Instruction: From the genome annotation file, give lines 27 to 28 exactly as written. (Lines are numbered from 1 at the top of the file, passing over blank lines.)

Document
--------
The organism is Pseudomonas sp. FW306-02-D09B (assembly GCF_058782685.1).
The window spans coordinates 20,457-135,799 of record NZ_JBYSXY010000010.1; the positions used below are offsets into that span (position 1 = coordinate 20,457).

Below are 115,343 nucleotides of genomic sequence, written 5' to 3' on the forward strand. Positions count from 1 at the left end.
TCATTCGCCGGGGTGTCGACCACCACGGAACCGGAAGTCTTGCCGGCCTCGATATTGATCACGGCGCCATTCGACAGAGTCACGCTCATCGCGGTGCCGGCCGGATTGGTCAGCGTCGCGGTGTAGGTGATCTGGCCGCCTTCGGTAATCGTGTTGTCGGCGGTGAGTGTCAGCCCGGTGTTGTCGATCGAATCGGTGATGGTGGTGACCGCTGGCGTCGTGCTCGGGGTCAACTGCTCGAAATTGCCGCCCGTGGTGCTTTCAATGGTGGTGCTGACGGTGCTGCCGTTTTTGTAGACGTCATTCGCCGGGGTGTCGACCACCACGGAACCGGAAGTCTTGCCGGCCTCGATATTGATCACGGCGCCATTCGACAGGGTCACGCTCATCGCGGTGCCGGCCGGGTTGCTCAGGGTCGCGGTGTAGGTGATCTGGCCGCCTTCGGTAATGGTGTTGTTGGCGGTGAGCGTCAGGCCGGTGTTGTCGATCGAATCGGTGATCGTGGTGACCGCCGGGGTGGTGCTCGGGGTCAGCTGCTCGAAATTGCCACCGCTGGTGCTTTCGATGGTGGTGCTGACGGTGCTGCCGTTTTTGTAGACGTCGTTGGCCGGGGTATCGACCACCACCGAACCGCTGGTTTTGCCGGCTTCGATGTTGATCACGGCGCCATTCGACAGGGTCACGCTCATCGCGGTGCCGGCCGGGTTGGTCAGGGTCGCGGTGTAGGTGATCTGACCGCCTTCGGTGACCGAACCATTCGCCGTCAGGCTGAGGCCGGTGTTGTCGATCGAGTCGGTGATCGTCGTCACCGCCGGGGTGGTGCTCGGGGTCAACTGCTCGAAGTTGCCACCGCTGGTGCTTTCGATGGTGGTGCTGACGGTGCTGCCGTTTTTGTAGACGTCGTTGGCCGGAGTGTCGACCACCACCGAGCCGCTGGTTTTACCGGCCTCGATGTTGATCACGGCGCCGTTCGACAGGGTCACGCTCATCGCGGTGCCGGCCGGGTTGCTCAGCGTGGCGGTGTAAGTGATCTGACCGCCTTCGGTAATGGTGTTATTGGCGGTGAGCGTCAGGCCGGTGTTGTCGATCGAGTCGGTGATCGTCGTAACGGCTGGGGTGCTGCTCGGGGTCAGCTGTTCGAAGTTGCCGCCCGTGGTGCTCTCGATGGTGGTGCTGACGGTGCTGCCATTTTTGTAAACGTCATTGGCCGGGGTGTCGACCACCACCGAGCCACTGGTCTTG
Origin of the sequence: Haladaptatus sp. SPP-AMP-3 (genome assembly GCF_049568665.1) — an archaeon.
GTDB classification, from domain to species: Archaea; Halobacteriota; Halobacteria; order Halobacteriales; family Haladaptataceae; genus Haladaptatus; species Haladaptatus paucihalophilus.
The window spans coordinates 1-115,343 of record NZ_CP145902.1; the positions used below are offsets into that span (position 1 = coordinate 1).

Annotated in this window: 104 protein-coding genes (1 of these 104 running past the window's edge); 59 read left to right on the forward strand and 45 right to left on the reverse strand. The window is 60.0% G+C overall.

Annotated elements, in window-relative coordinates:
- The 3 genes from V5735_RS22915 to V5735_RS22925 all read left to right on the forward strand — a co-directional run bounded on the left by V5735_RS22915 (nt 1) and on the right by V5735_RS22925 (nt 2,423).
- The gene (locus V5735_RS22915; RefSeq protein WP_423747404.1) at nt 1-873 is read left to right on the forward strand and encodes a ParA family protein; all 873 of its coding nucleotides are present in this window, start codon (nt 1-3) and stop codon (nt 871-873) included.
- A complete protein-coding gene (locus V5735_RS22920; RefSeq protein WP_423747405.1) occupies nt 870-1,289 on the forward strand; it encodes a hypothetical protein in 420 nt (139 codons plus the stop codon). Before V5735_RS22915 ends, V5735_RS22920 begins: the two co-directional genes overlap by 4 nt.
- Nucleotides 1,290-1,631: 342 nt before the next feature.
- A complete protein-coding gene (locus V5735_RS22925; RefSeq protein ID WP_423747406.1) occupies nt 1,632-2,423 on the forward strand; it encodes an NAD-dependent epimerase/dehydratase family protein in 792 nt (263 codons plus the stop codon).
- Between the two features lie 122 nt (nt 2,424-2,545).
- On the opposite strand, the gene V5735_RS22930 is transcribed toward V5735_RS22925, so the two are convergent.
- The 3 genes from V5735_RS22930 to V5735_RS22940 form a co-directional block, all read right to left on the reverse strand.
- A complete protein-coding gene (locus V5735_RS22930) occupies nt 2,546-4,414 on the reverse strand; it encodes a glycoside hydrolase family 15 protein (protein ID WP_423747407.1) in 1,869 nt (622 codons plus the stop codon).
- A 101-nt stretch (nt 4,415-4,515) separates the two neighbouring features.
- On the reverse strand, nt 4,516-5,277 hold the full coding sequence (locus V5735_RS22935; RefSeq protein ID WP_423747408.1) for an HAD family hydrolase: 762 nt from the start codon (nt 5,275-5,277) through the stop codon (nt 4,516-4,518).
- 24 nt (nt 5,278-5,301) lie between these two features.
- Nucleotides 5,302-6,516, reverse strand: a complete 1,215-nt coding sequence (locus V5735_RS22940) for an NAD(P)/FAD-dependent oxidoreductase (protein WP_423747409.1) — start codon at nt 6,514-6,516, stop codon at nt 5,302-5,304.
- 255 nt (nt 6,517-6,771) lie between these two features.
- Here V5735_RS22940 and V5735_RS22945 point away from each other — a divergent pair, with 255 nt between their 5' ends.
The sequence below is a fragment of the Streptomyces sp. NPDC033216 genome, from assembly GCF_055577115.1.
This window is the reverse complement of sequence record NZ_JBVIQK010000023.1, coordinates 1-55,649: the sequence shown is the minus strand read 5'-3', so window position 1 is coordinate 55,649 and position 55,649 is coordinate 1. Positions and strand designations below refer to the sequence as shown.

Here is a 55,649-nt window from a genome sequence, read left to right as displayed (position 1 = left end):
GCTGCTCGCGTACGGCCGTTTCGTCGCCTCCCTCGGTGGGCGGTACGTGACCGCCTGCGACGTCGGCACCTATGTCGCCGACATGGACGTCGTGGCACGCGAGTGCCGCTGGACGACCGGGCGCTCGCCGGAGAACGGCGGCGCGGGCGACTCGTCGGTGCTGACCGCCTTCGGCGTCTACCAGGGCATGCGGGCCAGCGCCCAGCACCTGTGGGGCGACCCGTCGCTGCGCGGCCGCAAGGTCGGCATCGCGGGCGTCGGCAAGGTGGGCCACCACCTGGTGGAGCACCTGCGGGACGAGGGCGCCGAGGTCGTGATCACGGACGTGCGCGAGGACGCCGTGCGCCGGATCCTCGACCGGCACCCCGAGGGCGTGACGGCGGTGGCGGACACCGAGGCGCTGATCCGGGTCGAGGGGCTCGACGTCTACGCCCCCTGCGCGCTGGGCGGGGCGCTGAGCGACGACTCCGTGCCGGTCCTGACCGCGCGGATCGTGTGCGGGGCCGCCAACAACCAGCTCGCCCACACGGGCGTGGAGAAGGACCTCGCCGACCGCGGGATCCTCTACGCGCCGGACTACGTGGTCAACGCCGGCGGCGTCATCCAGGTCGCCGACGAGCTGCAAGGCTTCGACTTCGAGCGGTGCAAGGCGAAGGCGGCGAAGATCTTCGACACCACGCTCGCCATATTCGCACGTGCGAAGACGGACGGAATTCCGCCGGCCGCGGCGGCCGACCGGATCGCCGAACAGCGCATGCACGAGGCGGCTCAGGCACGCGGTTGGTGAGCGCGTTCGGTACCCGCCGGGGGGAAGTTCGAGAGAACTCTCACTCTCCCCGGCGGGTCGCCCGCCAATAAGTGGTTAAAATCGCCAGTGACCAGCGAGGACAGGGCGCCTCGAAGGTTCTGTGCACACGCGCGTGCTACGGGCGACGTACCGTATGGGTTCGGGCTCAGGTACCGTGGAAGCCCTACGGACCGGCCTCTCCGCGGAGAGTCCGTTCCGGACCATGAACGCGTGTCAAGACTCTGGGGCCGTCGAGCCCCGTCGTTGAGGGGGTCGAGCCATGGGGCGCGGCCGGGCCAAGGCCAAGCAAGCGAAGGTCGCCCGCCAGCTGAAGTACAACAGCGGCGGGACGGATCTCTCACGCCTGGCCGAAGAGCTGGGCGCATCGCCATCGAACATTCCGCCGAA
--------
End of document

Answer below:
Here is a 55,649-nt window from a genome sequence, read left to right as displayed (position 1 = left end):
GCTGCTCGCGTACGGCCGTTTCGTCGCCTCCCTCGGTGGGCGGTACGTGACCGCCTGCGACGTCGGCACCTATGTCGCCGACATGGACGTCGTGGCACGCGAGTGCCGCTGGACGACCGGGCGCTCGCCGGAGAACGGCGGCGCGGGCGACTCGTCGGTGCTGACCGCCTTCGGCGTCTACCAGGGCATGCGGGCCAGCGCCCAGCACCTGTGGGGCGACCCGTCGCTGCGCGGCCGCAAGGTCGGCATCGCGGGCGTCGGCAAGGTGGGCCACCACCTGGTGGAGCACCTGCGGGACGAGGGCGCCGAGGTCGTGATCACGGACGTGCGCGAGGACGCCGTGCGCCGGATCCTCGACCGGCACCCCGAGGGCGTGACGGCGGTGGCGGACACCGAGGCGCTGATCCGGGTCGAGGGGCTCGACGTCTACGCCCCCTGCGCGCTGGGCGGGGCGCTGAGCGACGACTCCGTGCCGGTCCTGACCGCGCGGATCGTGTGCGGGGCCGCCAACAACCAGCTCGCCCACACGGGCGTGGAGAAGGACCTCGCCGACCGCGGGATCCTCTACGCGCCGGACTACGTGGTCAACGCCGGCGGCGTCATCCAGGTCGCCGACGAGCTGCAAGGCTTCGACTTCGAGCGGTGCAAGGCGAAGGCGGCGAAGATCTTCGACACCACGCTCGCCATATTCGCACGTGCGAAGACGGACGGAATTCCGCCGGCCGCGGCGGCCGACCGGATCGCCGAACAGCGCATGCACGAGGCGGCTCAGGCACGCGGTTGGTGAGCGCGTTCGGTACCCGCCGGGGGGAAGTTCGAGAGAACTCTCACTCTCCCCGGCGGGTCGCCCGCCAATAAGTGGTTAAAATCGCCAGTGACCAGCGAGGACAGGGCGCCTCGAAGGTTCTGTGCACACGCGCGTGCTACGGGCGACGTACCGTATGGGTTCGGGCTCAGGTACCGTGGAAGCCCTACGGACCGGCCTCTCCGCGGAGAGTCCGTTCCGGACCATGAACGCGTGTCAAGACTCTGGGGCCGTCGAGCCCCGTCGTTGAGGGGGTCGAGCCATGGGGCGCGGCCGGGCCAAGGCCAAGCAAGCGAAGGTCGCCCGCCAGCTGAAGTACAACAGCGGCGGGACGGATCTCTCACGCCTGGCCGAAGAGCTGGGCGCATCGCCATCGAACATTCCGCCGAA